The February 2014 bilateral cabinet consultations reflected the dualities of German-Israeli relations: past and present; cooperation and contestation; positive and negative dimensions. These dualities have been a hallmark of German-Israeli relations since the early 1950s when both sides commenced an improbable partnership, motivated by both moral and pragmatic considerations.


Paralleling the important work of civil society, the German government has been active in dealing with the past through monitoring and actively fighting anti-Semitism; through commitment to the security of the state of Israel; and through commemoration. Foreign Minister Westerwelle’s May 2013 speech to the World Jewish Congress in Budapest, denouncing anti-Semitism, was an impassioned act of solidarity with Jews worldwide and with Israel. The Bundestag resolution on anti-Semitism a month later was even more explicit:

Solidarity with Israel is an integral part of German raison d’état. Whoever participates in demonstrations in which Israeli flags are burnt and anti-Semitic language is expressed, is no partner in the fight against anti-Semitism. Solidarity with terrorist and anti-Semitic groups like Hamas and Hezbollah goes beyond the boundaries of legitimate criticism of Israeli policy.

In December 2012, the joint declaration following the fourth iteration of German-Israeli cabinet consultations emphasized the two countries’ “total engagement for human rights and for the fight against all forms of anti-Semitism and racism,” a commitment reprised in the February 2014 bilateral talks.

Israeli leaders’ frequent praise for Germany’s staunch fight against anti-Semitism was manifested most clearly during the German cabinet’s recent visit when President Peres bestowed on Chancellor Merkel the highest civilian award in Israel, the Presidential Medal of Distinction.

In the medal ceremony, Peres also lauded Merkel for her consistent support of Israel’s existence: “Your commitment to Israel’s security and to the cause of peace is set in stone.” In almost every statement Chancellor Merkel makes regarding Israel, she forges a connection between the horrors of the past and the need to stand by the Jewish state. Just before travelling to Israel in February, she formulated this link in crystalline words:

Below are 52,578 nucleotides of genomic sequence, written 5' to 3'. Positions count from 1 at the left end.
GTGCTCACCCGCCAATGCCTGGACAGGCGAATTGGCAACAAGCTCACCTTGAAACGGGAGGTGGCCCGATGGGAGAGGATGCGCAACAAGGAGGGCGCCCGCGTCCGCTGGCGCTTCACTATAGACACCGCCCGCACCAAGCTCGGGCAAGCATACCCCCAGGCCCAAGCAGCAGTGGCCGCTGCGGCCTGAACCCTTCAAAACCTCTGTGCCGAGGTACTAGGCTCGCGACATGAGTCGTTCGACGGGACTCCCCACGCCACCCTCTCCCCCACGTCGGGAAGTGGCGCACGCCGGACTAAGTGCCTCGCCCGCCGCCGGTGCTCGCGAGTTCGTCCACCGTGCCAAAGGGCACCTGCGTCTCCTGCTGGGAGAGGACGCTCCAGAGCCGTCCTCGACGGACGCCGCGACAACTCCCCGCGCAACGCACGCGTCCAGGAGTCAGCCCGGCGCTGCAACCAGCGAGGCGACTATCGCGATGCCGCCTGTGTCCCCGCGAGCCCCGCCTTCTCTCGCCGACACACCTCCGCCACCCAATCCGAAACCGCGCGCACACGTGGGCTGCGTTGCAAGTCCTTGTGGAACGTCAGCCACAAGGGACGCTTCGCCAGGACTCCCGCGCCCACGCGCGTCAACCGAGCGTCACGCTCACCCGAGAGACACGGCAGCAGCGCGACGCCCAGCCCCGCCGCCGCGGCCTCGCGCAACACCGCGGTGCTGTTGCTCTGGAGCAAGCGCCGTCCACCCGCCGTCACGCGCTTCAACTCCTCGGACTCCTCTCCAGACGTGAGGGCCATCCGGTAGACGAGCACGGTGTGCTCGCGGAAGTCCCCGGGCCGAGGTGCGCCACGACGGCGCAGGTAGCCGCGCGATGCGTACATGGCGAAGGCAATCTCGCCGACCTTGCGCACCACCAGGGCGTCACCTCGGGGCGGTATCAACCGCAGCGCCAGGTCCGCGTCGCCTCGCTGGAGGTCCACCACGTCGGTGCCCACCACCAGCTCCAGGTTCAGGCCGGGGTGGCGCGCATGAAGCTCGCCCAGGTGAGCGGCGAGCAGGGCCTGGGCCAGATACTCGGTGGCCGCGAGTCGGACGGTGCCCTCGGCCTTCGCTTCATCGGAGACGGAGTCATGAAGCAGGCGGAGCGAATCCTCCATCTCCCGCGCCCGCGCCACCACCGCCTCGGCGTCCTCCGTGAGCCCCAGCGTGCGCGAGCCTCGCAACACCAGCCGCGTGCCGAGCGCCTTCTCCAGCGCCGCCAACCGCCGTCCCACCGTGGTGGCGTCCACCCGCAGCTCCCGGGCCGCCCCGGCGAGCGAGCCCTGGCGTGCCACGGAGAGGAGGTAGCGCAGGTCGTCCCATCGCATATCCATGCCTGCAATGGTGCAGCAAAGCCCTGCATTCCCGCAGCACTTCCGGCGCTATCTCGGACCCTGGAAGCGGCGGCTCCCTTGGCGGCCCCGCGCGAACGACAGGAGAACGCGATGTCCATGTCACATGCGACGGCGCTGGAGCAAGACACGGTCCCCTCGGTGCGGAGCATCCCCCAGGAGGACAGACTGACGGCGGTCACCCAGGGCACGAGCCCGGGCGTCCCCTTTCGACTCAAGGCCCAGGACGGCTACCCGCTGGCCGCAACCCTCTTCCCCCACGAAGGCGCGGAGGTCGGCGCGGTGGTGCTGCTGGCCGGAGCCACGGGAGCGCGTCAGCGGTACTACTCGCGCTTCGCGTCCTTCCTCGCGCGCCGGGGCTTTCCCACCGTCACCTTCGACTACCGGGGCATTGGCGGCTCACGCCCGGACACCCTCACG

[Because] of the past, we have an obligation to the state of Israel. For the Shoah was unique and calls on us to constantly draw lessons from this history. And for me, [one of those lessons] is that Israel’s right to exist is Germany’s raison d’état.

In addition to drawing concrete policy lessons from history, Germany and Israel have also honored victims through commemoration. In recent years, four symbolic events stand out:

  • President Peres’ speech to the Bundestag in January 2010;
  • Chancellor Merkel’s speech at Tel Aviv University in February 2011;
  • The joint participation of Foreign Minister Westerwelle and Prime Minister Netanyahu in a ceremony in December 2012 at the Track 17 memorial in Grunewald, from which 55,000 Berlin Jews were deported;
  • The joint visit of Presidents Gauck and Peres to Yad Vashem in May 2012.

Looking forward, national Points of Contact in the two foreign ministries are planning multiple events for the fiftieth anniversary of diplomatic relations in 2015, involving all ministries and all walks of society. There will be a range of symbolic events in the future, honoring the past, celebrating the present, and anticipating the future.

Interests: Disagreement and Agreement

Raison d’état (Staatsräson) is at once a statement of a psychological “national ethos” grounded in history, but also of a pragmatic national interest. Interests propel Germany and Israel to conflict with one another on occasion, but also to cooperate regularly on security fundamental to Israel’s well-being; they also move Germany and Israel to joint, non-security projects within the bilateral relationship and beyond.

Previewing the bilateral cabinet consultations, Prime Minister Netanyahu emphasized that Germany and Israel would discuss the sensitive issues of negotiations: with Iran and with the Palestinians.  Some of the tension between Germany and Israel over Iran eased when Germany limited its economic relations with Iran as a result of the imposition of EU and UN sanctions. However, there is basic disagreement over whether the P5+1, which includes Germany, should be negotiating with Iran over its nuclear program and fuel enrichment. Israel wants a complete dismantling of Iran’s program, whereas Germany is looking for significant cuts. The differences were clear in the joint press conference after the bilateral cabinet consultations at the end of February.